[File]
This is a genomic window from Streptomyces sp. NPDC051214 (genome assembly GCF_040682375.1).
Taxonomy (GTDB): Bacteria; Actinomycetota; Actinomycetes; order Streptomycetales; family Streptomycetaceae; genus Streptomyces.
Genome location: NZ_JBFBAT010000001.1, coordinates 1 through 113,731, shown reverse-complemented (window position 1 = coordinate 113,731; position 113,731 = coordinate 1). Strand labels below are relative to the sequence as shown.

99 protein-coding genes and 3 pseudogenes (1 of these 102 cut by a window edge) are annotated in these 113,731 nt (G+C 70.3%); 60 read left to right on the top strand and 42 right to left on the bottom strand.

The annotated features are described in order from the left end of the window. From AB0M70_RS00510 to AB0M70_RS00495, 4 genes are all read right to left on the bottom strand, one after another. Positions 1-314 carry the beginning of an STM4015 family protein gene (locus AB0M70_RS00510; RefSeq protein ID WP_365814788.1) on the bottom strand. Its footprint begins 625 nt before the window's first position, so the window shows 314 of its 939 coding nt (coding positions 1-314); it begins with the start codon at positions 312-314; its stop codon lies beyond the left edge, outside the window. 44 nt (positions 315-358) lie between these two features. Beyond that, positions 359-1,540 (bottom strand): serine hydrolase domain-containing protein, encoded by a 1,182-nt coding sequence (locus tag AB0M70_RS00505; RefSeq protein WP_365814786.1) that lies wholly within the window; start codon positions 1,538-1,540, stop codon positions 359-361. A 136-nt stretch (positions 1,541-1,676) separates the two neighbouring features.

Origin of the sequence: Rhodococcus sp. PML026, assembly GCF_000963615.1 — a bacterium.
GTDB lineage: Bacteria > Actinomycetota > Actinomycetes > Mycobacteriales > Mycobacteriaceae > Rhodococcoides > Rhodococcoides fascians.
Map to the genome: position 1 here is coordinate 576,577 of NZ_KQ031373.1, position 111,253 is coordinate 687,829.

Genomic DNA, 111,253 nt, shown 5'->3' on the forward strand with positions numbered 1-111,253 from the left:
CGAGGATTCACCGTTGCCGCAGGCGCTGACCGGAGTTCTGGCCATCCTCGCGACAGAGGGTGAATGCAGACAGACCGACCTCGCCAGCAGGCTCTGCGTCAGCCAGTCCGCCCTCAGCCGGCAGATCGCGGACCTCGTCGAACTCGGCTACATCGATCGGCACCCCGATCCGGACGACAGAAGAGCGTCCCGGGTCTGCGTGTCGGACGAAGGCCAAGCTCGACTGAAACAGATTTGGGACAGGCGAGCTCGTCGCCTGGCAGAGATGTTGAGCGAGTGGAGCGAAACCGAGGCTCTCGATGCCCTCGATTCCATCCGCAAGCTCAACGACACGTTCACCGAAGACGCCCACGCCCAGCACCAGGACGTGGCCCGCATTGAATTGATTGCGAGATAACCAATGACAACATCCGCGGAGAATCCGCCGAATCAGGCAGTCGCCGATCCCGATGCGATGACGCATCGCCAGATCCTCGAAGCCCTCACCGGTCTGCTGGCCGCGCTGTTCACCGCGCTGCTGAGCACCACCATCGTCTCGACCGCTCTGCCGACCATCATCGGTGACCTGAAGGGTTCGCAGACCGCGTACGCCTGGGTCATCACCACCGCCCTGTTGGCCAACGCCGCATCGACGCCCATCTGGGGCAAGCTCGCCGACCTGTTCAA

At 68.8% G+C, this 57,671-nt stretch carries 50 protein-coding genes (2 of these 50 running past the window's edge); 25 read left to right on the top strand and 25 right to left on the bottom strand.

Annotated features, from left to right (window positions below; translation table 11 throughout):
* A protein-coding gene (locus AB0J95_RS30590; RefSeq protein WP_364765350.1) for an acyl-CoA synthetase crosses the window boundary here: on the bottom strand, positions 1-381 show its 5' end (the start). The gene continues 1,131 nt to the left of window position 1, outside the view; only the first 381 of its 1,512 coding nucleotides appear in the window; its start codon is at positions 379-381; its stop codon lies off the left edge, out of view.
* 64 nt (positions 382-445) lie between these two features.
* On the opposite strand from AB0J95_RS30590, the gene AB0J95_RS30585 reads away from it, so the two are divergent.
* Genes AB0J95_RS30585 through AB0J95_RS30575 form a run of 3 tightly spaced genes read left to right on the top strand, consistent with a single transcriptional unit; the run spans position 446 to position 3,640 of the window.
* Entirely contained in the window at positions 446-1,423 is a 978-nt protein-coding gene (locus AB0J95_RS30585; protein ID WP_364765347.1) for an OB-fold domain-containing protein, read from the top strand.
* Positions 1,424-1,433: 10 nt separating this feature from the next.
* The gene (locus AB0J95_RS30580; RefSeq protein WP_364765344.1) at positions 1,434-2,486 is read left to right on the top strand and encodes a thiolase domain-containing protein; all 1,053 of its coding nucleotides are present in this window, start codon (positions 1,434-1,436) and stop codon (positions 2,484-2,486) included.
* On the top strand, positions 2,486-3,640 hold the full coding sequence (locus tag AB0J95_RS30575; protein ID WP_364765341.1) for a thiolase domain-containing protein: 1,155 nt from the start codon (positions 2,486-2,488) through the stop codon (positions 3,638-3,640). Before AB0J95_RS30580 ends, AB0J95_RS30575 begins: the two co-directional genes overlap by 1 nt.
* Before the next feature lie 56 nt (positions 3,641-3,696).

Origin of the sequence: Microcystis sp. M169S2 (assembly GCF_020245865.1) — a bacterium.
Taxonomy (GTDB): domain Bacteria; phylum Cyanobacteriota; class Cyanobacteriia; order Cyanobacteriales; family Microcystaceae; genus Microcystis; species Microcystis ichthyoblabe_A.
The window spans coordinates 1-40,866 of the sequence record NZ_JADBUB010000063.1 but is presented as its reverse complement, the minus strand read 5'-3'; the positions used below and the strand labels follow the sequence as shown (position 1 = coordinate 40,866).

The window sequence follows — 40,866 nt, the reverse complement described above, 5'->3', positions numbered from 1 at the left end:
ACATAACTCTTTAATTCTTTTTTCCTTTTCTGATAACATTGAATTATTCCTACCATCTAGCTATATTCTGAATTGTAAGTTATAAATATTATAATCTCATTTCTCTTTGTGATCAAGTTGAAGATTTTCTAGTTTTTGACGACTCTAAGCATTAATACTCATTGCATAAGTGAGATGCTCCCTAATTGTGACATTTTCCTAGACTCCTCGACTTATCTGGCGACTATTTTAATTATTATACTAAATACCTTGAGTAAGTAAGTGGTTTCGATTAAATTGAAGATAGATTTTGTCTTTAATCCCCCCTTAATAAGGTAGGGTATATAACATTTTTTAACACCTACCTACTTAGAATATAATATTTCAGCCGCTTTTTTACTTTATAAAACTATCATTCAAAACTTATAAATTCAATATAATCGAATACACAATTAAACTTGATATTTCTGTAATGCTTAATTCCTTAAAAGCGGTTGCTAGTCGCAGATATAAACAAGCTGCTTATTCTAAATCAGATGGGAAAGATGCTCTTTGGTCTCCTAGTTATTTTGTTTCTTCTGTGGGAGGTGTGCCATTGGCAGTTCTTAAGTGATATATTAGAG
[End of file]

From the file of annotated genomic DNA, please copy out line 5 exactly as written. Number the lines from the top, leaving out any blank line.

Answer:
The annotated features are described in order from the left end of the window. From AB0M70_RS00510 to AB0M70_RS00495, 4 genes are all read right to left on the bottom strand, one after another. Positions 1-314 carry the beginning of an STM4015 family protein gene (locus AB0M70_RS00510; RefSeq protein ID WP_365814788.1) on the bottom strand. Its footprint begins 625 nt before the window's first position, so the window shows 314 of its 939 coding nt (coding positions 1-314); it begins with the start codon at positions 312-314; its stop codon lies beyond the left edge, outside the window. 44 nt (positions 315-358) lie between these two features. Beyond that, positions 359-1,540 (bottom strand): serine hydrolase domain-containing protein, encoded by a 1,182-nt coding sequence (locus tag AB0M70_RS00505; RefSeq protein WP_365814786.1) that lies wholly within the window; start codon positions 1,538-1,540, stop codon positions 359-361. A 136-nt stretch (positions 1,541-1,676) separates the two neighbouring features.